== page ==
The Phillies have finally traded Cole Hamels, but he isn't heading to a contender, per se. He’s reportedly joining the Rangers, a team that, despite a nice run in May and early June, is four games below .500, eight games out in its division and, though just four games out of the second Wild Card spot in the American League, in a distant eighth in that race. This is not a win-now acquisition for the Texas. Rather, it’s one designed to help them win next year, when the Rangers will not only have Hamels for a full season, but also hope to get Yu Darvish back from Tommy John surgery and Derek Holland back from a shoulder strain to head up a potentially impressive rotation.
Hamels, who will turn 32 in December and is signed through the 2018 season with a club option for '19 that can vest based on innings pitched totals, will head to Texas along with lefty reliever Jake Diekman. In exchange, the Phillies will receive a trio of the Rangers’ best prospects—catcher Jorge Alfaro, pitcher Jake Thompson and outfielder Nick Williams—as well as lefty starter Matt Harrison and two more minor-league righties, Alec Asher and Jerad Eickhoff.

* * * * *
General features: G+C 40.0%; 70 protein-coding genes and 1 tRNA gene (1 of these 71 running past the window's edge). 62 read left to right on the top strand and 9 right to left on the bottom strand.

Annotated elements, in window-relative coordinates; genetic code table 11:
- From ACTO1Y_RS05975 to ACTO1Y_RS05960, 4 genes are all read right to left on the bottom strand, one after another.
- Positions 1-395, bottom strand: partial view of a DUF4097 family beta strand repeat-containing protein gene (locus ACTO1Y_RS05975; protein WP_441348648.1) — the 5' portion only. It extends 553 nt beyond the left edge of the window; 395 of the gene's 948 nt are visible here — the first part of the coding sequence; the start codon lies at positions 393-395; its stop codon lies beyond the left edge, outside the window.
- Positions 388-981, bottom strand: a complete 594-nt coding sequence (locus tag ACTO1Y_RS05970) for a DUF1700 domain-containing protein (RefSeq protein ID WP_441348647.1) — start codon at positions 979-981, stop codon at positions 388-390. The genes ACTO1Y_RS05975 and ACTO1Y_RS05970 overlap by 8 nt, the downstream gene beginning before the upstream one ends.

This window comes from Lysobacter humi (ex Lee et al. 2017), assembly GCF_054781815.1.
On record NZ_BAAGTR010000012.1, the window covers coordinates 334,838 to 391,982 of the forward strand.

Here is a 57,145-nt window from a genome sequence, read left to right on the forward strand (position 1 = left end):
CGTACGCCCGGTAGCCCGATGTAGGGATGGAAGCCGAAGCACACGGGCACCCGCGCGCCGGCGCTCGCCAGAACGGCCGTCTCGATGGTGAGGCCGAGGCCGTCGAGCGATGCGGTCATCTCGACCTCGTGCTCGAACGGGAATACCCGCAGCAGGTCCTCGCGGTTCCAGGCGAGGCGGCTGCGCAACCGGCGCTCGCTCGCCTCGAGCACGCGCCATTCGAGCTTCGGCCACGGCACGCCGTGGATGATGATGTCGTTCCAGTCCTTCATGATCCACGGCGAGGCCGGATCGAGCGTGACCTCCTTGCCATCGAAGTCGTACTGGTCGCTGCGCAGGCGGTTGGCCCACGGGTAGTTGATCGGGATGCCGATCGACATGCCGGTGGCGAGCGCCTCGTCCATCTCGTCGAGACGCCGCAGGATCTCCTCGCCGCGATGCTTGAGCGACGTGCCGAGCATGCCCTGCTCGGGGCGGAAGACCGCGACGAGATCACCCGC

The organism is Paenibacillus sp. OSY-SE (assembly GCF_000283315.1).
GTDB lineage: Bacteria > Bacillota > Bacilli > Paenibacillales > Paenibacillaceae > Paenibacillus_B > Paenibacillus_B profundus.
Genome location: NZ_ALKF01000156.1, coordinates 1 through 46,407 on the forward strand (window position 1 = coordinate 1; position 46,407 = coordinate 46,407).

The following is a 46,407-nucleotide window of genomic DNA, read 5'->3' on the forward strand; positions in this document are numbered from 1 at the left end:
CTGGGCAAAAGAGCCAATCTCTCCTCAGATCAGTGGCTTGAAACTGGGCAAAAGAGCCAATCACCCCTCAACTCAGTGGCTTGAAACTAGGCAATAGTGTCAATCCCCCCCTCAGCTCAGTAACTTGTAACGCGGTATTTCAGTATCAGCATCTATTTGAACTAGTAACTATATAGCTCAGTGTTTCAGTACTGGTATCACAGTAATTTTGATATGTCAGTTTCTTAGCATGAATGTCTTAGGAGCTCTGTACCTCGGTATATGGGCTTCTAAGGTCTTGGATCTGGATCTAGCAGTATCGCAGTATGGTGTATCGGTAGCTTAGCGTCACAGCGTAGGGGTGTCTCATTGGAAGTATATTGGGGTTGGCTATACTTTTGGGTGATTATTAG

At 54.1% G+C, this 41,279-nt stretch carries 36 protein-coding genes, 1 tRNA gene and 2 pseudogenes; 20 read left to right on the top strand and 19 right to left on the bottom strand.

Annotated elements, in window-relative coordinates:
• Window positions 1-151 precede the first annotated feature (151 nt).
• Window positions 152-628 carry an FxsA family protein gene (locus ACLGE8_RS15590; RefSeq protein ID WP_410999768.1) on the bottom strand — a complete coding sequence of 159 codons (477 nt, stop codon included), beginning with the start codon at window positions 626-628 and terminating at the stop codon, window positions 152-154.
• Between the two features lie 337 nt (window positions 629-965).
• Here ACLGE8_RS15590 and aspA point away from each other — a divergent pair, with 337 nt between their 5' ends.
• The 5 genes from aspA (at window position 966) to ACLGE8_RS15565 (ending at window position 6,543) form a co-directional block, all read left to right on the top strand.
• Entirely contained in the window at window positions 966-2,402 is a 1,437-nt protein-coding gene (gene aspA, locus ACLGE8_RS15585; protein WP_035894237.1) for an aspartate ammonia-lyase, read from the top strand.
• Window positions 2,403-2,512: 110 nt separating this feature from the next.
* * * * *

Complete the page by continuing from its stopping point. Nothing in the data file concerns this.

The heart of this deal is Hamels for the three prospects, but the inclusion of Harrison adds an interesting wrinkle, both because he is a former All-Star starter who is under contract for two more seasons with an option for 2018 and because of the way the money in this deal offsets. Looking past the current season, Hamels is owed $73.5 million over the next three years. However, Harrison is owed $28 million over the next two, and the Phillies are sending $9.5 million to the Rangers along with Hamels. As a result, the Rangers are getting three years of Hamels beyond this one for $36 million, or in other words, a front-end starter for $12 million a year.